Homeless Mother Arrested For Leaving Kids In Car During Job Interview Won’t Go To Prison

Shanesha Taylor at a press conference announcing the agreement CREDIT: THE ARIZONA REPUBLIC
Shanesha Taylor at a press conference announcing the agreement CREDIT: THE ARIZONA REPUBLIC

Shanesha Taylor, a mother living in Scottsdale, Arizona, was arrested in March after leaving her children, ages six months and two years old, in the car while she went to a job interview. But on Friday, Maricopa County announced a plea agreement that would drop the charges against her if she completes classes and establishes trusts for her children.

Taylor, who was homeless at the time, got a job interview with Farmers Insurance to be an insurance agent, which would have paid $39,000 with the ability to earn much more. That would have been a significant step up, given that she was making $1,232 a month including food stamps to cover $1,274 in expenses. But even though she had arranged for a babysitter, no one answered the door at the babysitter’s on the day of the interview. So she drove to the interview and left her children in the car with windows cracked and the car fan blowing.

When she came out, her children had already been taken to the hospital after passersby called 911. She was arrested and spent 10 days in jail before crowdfunding paid her $9,000 bail, while her children have been with protective services. She was charged with two counts of felony child abuse and faced up to eight years in prison.

Now it looks likely she’ll be able to avoid further jail time and reunite with her children. If she completes parenting and substance-abuse classes and establishes education and childcare trusts for her children with at least $10,000 each in them, her case will be dismissed. The online fund has raised $114,775 for her as of July 21.

“This is a beautiful resolution to a very long, very hard journey,” Taylor said Friday morning of the agreement.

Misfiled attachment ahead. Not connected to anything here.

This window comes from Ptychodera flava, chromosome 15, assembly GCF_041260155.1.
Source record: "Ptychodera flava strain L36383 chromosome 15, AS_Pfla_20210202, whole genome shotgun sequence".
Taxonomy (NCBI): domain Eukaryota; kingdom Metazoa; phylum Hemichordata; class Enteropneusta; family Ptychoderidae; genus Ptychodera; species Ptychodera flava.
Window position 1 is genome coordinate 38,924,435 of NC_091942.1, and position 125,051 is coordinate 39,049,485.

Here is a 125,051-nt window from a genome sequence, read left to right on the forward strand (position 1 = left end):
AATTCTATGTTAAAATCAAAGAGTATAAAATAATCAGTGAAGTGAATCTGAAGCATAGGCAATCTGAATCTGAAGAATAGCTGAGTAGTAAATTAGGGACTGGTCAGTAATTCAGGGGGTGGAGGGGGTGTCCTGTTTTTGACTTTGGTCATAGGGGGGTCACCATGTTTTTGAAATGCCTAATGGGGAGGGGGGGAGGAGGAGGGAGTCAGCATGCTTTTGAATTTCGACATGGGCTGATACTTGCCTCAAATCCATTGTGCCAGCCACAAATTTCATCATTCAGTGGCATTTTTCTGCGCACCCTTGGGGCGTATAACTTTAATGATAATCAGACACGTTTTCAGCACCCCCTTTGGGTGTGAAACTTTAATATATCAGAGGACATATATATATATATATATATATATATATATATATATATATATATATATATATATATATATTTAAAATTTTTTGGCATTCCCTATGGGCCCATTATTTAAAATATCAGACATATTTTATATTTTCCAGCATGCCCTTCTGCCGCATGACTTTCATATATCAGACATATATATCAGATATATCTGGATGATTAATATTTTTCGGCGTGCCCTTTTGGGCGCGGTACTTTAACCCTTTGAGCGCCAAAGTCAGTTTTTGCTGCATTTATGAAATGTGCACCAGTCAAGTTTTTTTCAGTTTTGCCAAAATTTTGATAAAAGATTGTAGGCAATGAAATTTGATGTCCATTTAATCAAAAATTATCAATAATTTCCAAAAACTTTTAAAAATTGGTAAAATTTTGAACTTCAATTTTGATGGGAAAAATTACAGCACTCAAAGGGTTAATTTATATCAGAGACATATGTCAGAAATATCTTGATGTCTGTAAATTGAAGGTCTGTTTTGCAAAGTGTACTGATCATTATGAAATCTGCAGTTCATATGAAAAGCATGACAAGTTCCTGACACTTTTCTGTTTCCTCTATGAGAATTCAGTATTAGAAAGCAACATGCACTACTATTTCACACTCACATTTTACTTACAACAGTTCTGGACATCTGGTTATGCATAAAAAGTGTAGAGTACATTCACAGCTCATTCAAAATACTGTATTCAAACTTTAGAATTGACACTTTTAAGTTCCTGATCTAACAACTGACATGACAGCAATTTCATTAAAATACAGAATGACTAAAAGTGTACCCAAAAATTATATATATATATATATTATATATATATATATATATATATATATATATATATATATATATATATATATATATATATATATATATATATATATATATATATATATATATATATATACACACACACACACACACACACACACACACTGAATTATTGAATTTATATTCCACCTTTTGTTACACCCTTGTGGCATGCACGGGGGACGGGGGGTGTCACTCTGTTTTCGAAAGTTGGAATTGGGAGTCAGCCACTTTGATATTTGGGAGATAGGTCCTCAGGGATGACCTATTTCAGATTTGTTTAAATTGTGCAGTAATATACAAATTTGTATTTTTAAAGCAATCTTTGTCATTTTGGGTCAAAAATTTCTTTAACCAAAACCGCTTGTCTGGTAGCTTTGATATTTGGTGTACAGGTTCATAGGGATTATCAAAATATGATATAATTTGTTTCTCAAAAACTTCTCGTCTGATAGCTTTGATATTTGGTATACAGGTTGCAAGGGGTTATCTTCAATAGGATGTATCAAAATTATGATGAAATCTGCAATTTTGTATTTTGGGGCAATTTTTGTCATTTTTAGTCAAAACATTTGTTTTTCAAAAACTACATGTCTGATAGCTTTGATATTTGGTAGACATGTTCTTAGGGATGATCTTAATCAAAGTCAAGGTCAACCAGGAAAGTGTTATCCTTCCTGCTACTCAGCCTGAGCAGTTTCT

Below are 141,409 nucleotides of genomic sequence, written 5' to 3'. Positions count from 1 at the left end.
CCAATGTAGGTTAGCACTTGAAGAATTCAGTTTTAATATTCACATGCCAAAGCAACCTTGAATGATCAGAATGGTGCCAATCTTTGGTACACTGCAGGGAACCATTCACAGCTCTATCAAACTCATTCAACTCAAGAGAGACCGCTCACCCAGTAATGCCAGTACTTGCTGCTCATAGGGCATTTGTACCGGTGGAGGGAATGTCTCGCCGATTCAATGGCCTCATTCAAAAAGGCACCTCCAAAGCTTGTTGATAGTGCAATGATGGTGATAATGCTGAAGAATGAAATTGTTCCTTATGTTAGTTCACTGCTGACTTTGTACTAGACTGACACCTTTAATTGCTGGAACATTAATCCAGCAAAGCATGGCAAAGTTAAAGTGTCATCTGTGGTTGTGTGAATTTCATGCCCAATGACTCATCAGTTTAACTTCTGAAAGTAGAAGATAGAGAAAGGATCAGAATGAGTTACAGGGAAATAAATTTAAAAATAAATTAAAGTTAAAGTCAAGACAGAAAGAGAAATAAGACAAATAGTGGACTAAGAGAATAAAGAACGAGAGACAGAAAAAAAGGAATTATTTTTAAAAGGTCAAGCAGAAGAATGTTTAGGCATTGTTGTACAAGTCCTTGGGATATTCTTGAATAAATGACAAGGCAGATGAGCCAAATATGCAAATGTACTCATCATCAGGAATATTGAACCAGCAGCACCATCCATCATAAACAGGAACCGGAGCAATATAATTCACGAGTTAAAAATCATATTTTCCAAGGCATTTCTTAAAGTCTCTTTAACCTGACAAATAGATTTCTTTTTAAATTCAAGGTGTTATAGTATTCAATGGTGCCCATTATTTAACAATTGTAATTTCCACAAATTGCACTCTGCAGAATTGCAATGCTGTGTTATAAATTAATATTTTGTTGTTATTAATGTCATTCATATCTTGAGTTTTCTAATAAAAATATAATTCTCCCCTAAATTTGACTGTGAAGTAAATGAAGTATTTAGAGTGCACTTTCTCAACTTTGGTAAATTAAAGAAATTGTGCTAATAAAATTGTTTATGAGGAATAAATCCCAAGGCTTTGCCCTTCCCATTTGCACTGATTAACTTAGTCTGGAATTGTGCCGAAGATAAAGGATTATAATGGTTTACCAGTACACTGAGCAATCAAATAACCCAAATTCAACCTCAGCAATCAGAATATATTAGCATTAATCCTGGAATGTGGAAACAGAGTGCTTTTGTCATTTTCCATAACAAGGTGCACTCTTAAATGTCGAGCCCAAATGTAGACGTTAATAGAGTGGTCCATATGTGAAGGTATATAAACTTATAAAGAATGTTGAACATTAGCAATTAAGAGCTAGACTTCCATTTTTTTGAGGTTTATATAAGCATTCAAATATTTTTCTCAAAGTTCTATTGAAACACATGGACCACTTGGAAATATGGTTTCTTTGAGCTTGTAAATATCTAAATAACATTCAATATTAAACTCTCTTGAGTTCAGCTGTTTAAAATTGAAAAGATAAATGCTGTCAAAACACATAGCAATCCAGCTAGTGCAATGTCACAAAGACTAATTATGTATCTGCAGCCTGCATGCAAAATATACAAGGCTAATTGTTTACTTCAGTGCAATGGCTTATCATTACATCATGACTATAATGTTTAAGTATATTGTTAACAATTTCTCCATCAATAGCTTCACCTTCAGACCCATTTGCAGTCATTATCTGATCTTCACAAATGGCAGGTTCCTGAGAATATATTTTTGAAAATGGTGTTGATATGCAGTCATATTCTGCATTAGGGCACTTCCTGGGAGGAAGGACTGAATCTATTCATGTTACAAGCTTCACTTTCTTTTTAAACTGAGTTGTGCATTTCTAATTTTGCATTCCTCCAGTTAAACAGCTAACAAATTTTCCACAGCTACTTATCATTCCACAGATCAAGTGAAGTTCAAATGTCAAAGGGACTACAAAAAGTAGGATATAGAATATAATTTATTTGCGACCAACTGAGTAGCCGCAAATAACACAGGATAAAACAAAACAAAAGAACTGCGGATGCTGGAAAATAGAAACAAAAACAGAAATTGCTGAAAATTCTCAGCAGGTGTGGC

She is scheduled for a court hearing to regain custody of her children and her attorney is confident she’ll get them back.


Taylor’s case quickly went viral after news was announced online, helping to fuel the crowdfunding that covered her bail and will enabling her to make trusts for her kids. But other cases may fly under the radar. And no doubt many mothers face the kind of decision Taylor faced when she went to the job interview. In Arizona, childcare spending has been cut by 40 percent, leading to an estimated 33,000 children going without subsidized care. Across the country, spending on childcare assistance is at the lowest level in more than a decade, and the number of children served has dropped by about 263,000 since 2006. But the cost of care keeps rising, reaching as much as $12,000 for a four-year-old and consuming more than 10 percent of median family income in 21 states and Washington, D.C.

This situation has created a Catch-22 for many low-income mothers who can’t work without childcare but can’t afford childcare on their wages. Another mother recently made headlines when she was arrested for letting her nine-year-old daughter play in a park during the summer months while she worked at McDonald’s. While a crowdfunding page for her says that she has been out of jail on bond since July 3 and was recently reunited with her daughter, it also claims that McDonald’s fired her.


After a court hearing on August 28th, Taylor was granted custody of her children again and was allowed to pick them up the same day. “I finally breathed,” she said after the hearing. “I don’t think I breathed for three days before that.”